The context of this first quote is part of a description of a summer job in the county clerk's office between the author's junior high and high school years.
The process of government was thrilling. I spent most of my time filing crime and divorce papers, but I also watched trials and county commission meetings and even sat in on the Board of Equalization, though I couldn't figure out what they were talking about, other than that it had to do with money and taxes. I was fascinated by county government and read whatever I could find about the esoteric disputes of county government theory.This quote shares with readers the story of a teacher, a Mr. Tolman, who stretched his students' political vistas.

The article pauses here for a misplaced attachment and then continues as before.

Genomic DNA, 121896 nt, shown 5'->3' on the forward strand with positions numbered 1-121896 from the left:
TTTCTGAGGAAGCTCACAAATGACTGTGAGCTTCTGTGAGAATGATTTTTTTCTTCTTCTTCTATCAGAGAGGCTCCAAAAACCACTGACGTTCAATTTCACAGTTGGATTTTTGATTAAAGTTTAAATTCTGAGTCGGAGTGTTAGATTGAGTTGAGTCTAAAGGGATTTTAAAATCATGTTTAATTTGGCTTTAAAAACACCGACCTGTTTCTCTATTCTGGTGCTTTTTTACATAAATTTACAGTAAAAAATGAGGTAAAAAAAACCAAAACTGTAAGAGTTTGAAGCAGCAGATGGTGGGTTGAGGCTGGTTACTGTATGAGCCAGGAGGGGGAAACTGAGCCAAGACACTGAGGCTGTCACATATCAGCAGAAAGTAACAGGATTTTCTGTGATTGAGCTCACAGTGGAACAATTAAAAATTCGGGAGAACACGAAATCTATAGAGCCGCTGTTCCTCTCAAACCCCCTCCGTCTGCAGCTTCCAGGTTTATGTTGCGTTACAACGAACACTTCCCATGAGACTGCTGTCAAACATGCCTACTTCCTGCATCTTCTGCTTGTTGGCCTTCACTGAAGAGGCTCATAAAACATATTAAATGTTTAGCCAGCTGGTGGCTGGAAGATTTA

As luck would have it, he was my teacher in 1968, and he made sure I kept up with all that year's earth-shattering events. But he also took me aside and in his prim, proper manner told me that if I wanted an A, I had to get involved in a political campaign. At the time, I was a little over five feet tall, had glasses with thick frames, wore hush puppies, and carried a briefcase. A's mattered a lot to me.I find great joy in these quotes. Aren't we all just a little geeky in our own way? And this author was eventually in the center of major world events in spite of his nerdy youth. What hope!